Alex Wilhelm is the editor-in-chief of Crunchbase News and co-host of Equity, TechCrunch’s venture capital-focused podcast.
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2017 is miles ahead of 2016 when it comes to IPOs.
Instead of the mere two tech IPOs we had this time last year, there have been at least 10, depending on what you count as a tech shop.
In late May 2016, only SecureWorks and Acacia Communications had made it public.
This year’s late-May list includes Snap, Cloudera and Okta, among others.
The resurgence of IPOs and some strong ensuing performances has brought back the talk of companies “leaving money on the table” during their debut. IPOs that do during their first trading sessions could have raised more money during their IPO, at least in theory.
Therefore, large IPO pops can be construed as mistakes.
At least to some.
But a few weeks ago, we took a look at that matter in the wake of two recent IPOs’ dramatic earnings-driving repricing. What looked like a pop before simply boiled away after investors decided that growth simply wasn’t going to meet expectations.
So if pops are hard to vet, and IPO pricing remains an art-science hybrid, what measuring stick can we use to decide when an IPO did well, versus gains so steep that it probably could have raised a bit more in its flotation?
Goldilocks and the three IPO results
Last week on Equity, IPO and M&A lawyer Rick Kline talked us through IPO pops and where his perspective lands.
Kline, to explain why we care about what he thinks, worked on the Atlassian IPO, Hortonworks’ debut, Snap’s flotation and Box’s IPO, among others.
If you are more of an audio person than a reader, head here and tune in around the 4:20 mark for about three minutes.
GWNJ on CNBC: Snapchat IPO
For those of you unwilling to pause your tunes, here’s Kline’s view:
- Companies picking up a 25 to 35 percent pop “is perfect.”
- If a firm comes close to a 50 percent pop, it may have “left something on the table.”
(Kline also noted that there is no single answer to the question. He brought up a recent discussion with other financial folks who argued that 35 percent was too high to underscore that point.)
The above numbers are predicated on a certain uncertainty — namely that no one knows where a stock will close after its first day of trading.
At the same time, Kline doesn’t argue that if a company could know where it would end its first day of trading, it should target a much smaller pop.
Instead, Kline stated that if a firm could know its first-day resting place, it would target a slightly smaller “25 to 30 percent” rise. It’s a slightly diminished pop, but still significant.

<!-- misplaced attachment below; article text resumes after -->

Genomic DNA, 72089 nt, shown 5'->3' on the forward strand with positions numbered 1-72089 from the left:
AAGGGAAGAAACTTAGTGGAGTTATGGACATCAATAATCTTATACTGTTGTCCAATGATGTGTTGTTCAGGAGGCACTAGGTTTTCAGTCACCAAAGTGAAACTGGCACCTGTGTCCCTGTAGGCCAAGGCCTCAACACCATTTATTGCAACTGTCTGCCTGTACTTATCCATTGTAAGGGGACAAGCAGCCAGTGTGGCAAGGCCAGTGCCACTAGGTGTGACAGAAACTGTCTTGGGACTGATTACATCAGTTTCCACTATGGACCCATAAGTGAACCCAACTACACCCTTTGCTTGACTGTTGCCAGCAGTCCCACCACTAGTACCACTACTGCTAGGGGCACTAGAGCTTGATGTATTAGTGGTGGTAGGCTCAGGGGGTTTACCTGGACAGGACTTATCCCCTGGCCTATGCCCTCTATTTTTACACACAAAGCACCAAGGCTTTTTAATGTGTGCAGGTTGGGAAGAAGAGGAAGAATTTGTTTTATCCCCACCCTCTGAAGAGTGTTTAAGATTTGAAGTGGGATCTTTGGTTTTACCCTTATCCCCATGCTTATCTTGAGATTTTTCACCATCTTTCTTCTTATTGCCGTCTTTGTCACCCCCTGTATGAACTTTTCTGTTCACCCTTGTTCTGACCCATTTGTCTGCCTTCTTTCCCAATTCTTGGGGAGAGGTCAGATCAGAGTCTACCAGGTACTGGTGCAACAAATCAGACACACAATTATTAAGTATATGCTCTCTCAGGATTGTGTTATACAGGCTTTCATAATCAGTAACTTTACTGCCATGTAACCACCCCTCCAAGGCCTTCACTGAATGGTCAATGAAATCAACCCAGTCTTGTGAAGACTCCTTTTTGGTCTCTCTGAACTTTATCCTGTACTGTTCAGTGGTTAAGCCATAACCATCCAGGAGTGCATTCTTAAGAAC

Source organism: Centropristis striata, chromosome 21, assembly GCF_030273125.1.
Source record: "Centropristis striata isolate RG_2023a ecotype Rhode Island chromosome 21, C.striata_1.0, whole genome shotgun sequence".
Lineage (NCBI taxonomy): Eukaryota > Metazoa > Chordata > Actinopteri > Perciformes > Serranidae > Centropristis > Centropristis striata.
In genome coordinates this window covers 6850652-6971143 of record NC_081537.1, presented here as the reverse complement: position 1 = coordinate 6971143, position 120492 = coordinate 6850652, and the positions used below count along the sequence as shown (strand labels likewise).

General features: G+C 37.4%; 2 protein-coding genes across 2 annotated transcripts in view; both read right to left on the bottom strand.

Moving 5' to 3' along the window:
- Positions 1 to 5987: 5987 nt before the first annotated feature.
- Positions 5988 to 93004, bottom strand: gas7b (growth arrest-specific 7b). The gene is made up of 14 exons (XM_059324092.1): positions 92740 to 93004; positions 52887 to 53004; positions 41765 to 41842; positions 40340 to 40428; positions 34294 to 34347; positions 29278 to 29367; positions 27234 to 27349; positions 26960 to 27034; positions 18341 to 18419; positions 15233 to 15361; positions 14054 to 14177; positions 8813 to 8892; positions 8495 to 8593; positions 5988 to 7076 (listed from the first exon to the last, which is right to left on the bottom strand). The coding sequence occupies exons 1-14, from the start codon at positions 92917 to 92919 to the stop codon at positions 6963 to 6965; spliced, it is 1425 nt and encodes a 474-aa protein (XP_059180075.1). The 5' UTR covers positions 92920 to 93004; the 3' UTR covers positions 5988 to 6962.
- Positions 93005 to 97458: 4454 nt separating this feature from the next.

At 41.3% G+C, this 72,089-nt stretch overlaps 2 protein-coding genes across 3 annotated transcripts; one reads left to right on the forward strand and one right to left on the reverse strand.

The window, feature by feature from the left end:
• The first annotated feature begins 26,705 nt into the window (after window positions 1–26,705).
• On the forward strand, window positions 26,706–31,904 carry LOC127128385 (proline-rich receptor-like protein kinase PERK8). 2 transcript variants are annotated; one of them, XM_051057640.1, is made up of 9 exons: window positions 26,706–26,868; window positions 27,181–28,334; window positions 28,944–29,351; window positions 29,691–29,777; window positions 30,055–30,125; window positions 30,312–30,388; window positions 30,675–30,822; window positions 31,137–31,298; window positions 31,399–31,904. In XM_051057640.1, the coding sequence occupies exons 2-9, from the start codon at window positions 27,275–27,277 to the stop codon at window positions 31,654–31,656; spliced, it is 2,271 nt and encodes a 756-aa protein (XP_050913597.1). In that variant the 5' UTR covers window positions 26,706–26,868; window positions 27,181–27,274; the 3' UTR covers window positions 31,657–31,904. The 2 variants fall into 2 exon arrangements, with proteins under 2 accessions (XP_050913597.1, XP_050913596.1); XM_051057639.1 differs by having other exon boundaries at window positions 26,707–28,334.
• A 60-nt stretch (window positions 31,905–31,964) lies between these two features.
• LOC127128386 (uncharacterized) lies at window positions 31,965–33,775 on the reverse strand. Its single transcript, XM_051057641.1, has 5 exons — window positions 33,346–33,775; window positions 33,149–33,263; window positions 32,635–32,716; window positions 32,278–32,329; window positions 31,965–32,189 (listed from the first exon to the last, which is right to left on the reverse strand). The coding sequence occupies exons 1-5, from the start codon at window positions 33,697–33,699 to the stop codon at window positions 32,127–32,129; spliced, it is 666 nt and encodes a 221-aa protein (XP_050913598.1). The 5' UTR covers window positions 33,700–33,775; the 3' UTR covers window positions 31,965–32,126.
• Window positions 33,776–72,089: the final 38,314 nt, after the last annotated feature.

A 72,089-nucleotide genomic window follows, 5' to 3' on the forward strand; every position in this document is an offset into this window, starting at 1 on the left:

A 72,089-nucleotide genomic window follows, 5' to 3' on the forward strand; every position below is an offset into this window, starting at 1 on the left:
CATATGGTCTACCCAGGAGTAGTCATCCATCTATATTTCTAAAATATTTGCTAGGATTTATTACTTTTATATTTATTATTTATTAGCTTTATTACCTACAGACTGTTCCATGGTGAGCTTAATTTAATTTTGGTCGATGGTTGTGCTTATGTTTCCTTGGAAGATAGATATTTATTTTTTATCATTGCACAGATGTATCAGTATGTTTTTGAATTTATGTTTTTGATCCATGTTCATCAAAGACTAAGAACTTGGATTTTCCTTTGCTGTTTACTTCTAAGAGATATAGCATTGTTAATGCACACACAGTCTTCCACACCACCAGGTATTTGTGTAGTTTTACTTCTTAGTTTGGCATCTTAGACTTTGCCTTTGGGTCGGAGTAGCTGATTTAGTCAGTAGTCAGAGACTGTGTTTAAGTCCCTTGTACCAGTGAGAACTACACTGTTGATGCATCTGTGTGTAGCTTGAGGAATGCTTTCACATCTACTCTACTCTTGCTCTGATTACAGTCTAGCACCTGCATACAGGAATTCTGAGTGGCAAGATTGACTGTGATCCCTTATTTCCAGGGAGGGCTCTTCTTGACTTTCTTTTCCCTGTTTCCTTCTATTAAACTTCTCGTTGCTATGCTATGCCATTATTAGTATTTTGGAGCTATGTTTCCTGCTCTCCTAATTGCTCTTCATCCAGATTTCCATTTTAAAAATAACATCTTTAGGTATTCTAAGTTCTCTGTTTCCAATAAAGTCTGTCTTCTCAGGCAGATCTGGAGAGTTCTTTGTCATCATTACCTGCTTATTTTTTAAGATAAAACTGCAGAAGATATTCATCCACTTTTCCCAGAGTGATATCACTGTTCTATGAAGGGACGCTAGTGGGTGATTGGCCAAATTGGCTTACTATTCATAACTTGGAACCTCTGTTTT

Inherent to the set of points is that Kline thinks that a company popping during its IPO is a good thing.
Since, by some reasoning, every basis point of IPO pop is dollars left behind, why might a company prioritize some pop over less, or none?
Feeding the media
As with most things, it’s more complicated than we might think.
Aside from the fact that pricing to allow for a pop limits the risk of pricing too high and enduring dispiriting declines, IPO pops drive media coverage in a way that matters, according to Kline.
During the same discussion, Kline argued that “having [a] pop creates a lot of good buzz around the company [going public].”
That is demonstrably true.
After all, who doesn’t want headlines like the following:
It’s not just engendering the good, however, when it comes to the media impact of a decent IPO pop.
It’s also avoidance of the negative.
“If there is not a significant pop the first day, then those of you who write about IPOs for a living write more negative things.”
When asked if the media actually has an impact on IPOs, Kline said that it can “have an impact on market perception of [IPOs].” That fact leads companies to “err on the side of a slightly larger pop to make sure the news around the deal is positive.”
So you can heap at least some blame on these and other similar pages.
The small side
Finally, Kline was asked about the smaller side of things.
What about companies that put up, say, a single-digit pop?
According to Kline, the IPO was probably priced too “aggressively” or failed to “draw broad investor interest and support after” its debut.
Neither is a particularly strong signal, though Kline did make the counter-point that some would argue that a smaller pop is preferable due to the firm picking up more net cash in its debut.
And what if your company goes public and its shares fall under their IPO price?
That is a wholly different conversation.
Featured Image: iStock